A conversation between Karl Schlögel and Mark Mazower to celebrate the publication of In Space We Read Time: On the History of Civilization and Geopolitics published by Bard Graduate Center in its book series Cultural Histories of the Material World. Moderated by Peter N. Miller, Dean of Bard Graduate Center and Series Editor of Cultural Histories of the Material World.


History is usually thought of as a tale of time, a string of events flowing in a particular chronological order. But as Karl Schlögel shows in this groundbreaking book, the where of history is just as important as the when. Schlögel relishes space the way a writer relishes a good story: on a quest for a type of history that takes full account of place, he explores everything from landscapes to cities, maps to railway timetables to Marlene Dietrich’s address book. Do you know the origin of the name “Everest”? How maps and spies shadowed the German invasion of Russia in 1941? What can the layout of towns tell us about the American Dream? In Space We Read Time reveals this and much, much more.

Here is both a model for thinking about history within physical space and a stimulating history of thought about space. Schlögel reads historical periods and events within the context of their geographical location. Discussions range from the history of geography in France to what a town directory from 1930s Berlin can say about professional trades that have since disappeared. He takes a special interest in maps, which can serve many purposes—two poignant and related examples being the German Jewish community’s 1938 atlas of emigration, which showed the few remaining possibilities for escape, and the pencil-drawn maps made in and of the Kovno ghetto by inmates. Other topics include Thomas Jefferson’s map of the United States; the British survey of India; and the multiple cartographers with Woodrow Wilson at the Paris Peace Conference, where the aim was to redraw Europe’s boundaries on the basis of ethnicity. Moving deftly from the Austro-Hungarian Empire to 9/11 and from Vermeer’s paintings to the fall of the Berlin Wall, this intriguing book presents history from a completely new perspective.

Karl Schlögel is one of Germany’s greatest living practitioners of cultural geography, focusing on the historical experience of Eastern European and Russian cities in the twentieth century. He is author of Moscow 1937 (Polity, 2012), amongst many other works. He is professor emeritus of Eastern European History at the European University Viadrina in Frankfurt/Oder, where he taught for many years and also served as Dean of the Faculty of Cultural Sciences. He has been awarded many prizes, including the Charles Veillon Prize for essay writing (1990), the Anna-Krüger Prize from Wissenschafts-Kolleg zu Berlin (1999), the Georg-Dehio Prize (2004), the Sigmund Freud Prize of the German Academy of Literature (2004), the Lessing Prize of the City of Hamburg (2006), the Order of Merit of the Federal Republic of Germany (2005), the Leipzig Book Prize for European Understanding (2009, for Moscow 1937), the Samuel Bogumil-Linde Prize (2010), and most recently, the Prize of the Historisches Kolleg in Munich (2016), which is awarded every three years to a single historian for an outstanding contribution to the study of history in Germany.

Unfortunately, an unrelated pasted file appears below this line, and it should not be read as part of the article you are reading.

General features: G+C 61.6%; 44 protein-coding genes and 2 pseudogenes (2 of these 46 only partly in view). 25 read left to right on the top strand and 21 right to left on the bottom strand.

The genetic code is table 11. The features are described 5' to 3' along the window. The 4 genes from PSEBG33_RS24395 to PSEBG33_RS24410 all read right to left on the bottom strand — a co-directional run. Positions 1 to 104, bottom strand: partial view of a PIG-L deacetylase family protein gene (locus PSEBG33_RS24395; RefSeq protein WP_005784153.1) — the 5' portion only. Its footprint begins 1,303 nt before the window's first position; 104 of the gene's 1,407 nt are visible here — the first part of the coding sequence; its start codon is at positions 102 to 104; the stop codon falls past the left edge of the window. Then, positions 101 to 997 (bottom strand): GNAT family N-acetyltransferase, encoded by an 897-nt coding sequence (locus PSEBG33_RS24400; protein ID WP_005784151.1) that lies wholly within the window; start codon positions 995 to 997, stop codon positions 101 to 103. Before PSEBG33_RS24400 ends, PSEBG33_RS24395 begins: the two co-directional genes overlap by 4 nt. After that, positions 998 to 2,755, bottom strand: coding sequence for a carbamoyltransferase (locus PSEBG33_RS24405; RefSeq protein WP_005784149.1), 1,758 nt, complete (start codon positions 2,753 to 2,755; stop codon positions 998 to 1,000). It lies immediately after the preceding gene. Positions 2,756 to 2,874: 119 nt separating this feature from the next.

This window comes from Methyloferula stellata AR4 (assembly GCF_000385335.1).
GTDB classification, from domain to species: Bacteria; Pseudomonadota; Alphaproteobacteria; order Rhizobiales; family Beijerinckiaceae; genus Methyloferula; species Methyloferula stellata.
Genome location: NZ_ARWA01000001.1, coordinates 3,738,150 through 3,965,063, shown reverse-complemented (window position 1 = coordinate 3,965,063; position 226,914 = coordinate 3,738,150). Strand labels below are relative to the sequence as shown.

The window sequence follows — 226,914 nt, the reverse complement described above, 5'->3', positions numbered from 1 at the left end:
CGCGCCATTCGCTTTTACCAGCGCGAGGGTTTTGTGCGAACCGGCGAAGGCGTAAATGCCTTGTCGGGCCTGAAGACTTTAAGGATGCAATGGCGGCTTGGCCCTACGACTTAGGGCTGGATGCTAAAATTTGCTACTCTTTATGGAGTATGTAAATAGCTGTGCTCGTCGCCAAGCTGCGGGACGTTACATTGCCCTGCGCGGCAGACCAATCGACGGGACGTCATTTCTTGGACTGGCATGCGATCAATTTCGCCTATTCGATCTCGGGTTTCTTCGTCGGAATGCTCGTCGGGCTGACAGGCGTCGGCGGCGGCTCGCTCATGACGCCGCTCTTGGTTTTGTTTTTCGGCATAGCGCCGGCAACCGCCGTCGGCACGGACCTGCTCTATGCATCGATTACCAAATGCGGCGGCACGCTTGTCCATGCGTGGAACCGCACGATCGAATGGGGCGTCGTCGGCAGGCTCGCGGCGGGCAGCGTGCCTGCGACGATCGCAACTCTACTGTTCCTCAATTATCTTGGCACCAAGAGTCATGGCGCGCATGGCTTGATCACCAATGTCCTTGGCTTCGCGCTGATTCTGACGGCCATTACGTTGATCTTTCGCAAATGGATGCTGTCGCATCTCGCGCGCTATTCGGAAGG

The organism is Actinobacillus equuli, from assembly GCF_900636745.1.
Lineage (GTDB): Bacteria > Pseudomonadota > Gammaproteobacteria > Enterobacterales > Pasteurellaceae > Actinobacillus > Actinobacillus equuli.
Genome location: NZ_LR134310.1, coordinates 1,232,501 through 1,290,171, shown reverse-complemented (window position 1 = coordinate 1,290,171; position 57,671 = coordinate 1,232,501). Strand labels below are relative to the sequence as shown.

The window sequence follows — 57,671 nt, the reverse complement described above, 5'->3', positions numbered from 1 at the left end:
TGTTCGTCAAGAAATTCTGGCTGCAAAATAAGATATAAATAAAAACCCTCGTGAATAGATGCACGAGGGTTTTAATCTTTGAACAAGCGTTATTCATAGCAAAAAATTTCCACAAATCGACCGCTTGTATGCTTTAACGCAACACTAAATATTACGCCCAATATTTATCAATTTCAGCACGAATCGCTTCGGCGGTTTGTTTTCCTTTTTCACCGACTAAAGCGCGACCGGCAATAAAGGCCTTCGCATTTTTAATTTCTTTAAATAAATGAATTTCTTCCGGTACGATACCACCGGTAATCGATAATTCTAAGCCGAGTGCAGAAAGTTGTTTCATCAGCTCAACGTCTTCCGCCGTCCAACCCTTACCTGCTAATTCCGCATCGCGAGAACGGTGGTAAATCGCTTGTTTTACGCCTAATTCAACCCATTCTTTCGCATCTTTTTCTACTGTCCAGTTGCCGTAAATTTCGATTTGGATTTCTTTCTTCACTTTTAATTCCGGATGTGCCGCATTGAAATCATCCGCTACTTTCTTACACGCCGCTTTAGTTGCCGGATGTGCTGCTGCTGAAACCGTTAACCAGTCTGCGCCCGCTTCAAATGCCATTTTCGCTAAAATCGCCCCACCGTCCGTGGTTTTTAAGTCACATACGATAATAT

Mark Mazower is Ira D. Wallach Professor of History at Columbia University and specializes in modern Greece, twentieth-century Europe, and international history. He has written extensively on Balkan history and Greek history. His books Inside Hitler’s Greece: The Experience of Occupation, 1941–44 (1993) and The Balkans: A Short History (2000), won the Longman History Today Award for Book of the Year, the latter of which also won the Wolfson History Prize. His Salonica, City of Ghosts: Christians, Muslims and Jews 1430–1950 (2004) won the Runciman Prize and Duff Cooper Prize and was shortlisted for the Hessell-Tiltman Prize. Other books look from Greece out to Europe—Dark Continent: Europe’s 20th century (1998), Hitler’s Empire: Nazi Rule in Occupied Europe (2009)—and then beyond war to managing peace: No Enchanted Palace (2009) and Governing the World (2012).




Karl Schlögel’s In Space We Read Time: On the History of Civilization and Geopolitics translated into English by Gerrit Jackson and published by Bard Graduate Center in its book series Cultural Histories of the Material World, edited by Peter N. Miller. Available from www.press.uchicago.edu and wherever books are sold.

Bard Graduate Center’s translation of In Space We Read Time was funded by Geisteswissenschaften International—Translation Funding for Work in the Humanities and Social Sciences from Germany, a joint initiative of the Fritz Thyssen Foundation, the German Federal Foreign Office, the collecting society VG WORT, and the Börsenverein des Deutschen Buchhandels (German Publishers & Booksellers Association).